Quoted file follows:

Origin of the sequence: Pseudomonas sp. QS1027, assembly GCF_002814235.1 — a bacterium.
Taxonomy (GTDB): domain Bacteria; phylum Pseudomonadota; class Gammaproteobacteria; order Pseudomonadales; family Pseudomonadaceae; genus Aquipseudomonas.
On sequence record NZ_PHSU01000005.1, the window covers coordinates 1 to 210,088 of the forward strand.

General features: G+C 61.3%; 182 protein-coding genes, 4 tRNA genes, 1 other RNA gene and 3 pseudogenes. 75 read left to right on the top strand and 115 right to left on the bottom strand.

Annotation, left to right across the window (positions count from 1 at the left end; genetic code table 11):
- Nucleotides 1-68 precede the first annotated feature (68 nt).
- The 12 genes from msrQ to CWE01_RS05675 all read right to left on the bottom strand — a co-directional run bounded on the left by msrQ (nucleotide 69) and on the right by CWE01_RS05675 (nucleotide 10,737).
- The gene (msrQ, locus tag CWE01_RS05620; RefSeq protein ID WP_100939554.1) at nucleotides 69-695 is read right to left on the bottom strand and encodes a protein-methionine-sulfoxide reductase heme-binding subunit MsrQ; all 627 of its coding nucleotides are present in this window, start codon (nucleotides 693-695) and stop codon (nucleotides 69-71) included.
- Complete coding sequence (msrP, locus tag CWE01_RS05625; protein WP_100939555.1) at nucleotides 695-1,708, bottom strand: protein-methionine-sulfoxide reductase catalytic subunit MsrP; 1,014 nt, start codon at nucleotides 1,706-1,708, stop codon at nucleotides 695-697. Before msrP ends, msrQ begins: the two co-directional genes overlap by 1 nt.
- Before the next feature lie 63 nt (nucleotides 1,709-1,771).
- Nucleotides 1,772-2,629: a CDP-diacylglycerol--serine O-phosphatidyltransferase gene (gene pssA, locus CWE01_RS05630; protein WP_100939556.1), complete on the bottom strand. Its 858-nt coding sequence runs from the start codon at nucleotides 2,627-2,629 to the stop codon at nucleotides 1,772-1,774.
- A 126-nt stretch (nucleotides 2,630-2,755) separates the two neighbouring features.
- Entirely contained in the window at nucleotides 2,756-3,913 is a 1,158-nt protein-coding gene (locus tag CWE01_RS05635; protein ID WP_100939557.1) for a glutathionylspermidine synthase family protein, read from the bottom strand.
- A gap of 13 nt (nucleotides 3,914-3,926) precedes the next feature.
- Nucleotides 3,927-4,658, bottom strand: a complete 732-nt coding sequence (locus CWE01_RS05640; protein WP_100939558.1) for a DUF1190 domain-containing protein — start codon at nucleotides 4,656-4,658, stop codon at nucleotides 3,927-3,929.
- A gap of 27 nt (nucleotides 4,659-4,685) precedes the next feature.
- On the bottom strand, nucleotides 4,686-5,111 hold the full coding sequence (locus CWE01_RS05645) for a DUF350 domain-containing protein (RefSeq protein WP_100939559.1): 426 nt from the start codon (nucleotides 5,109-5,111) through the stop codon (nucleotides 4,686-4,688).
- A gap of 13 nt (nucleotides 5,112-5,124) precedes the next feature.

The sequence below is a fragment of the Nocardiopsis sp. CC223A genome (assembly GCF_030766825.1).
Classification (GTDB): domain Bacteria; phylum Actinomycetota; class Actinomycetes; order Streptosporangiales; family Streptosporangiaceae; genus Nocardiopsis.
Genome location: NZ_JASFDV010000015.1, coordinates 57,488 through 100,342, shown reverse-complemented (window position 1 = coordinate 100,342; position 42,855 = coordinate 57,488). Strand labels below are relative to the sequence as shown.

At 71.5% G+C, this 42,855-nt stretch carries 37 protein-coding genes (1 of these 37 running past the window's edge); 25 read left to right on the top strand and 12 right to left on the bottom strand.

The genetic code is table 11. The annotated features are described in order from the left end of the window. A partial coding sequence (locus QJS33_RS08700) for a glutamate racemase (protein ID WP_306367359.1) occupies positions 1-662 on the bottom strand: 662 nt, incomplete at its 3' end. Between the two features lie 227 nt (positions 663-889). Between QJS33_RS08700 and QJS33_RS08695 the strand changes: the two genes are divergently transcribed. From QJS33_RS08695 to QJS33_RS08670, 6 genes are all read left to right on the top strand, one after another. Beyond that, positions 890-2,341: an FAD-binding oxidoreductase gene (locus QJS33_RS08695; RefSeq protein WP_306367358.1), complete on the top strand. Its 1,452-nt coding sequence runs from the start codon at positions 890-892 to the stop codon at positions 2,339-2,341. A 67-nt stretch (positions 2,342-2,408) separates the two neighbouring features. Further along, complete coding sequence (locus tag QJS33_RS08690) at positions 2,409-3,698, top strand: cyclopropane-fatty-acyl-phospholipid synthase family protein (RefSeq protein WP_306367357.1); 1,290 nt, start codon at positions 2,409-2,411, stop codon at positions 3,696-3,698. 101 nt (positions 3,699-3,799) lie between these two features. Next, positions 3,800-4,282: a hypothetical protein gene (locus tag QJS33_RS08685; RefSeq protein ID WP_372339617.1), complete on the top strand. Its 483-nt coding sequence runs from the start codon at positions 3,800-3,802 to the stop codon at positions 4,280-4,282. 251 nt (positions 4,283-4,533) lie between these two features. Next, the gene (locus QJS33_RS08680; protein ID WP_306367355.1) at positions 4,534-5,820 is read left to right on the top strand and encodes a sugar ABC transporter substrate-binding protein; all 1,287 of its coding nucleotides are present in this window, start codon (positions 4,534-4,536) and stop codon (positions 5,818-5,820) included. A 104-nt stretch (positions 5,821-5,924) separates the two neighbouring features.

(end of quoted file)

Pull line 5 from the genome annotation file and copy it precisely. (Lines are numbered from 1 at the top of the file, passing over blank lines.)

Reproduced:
Annotation, left to right across the window (positions count from 1 at the left end; genetic code table 11):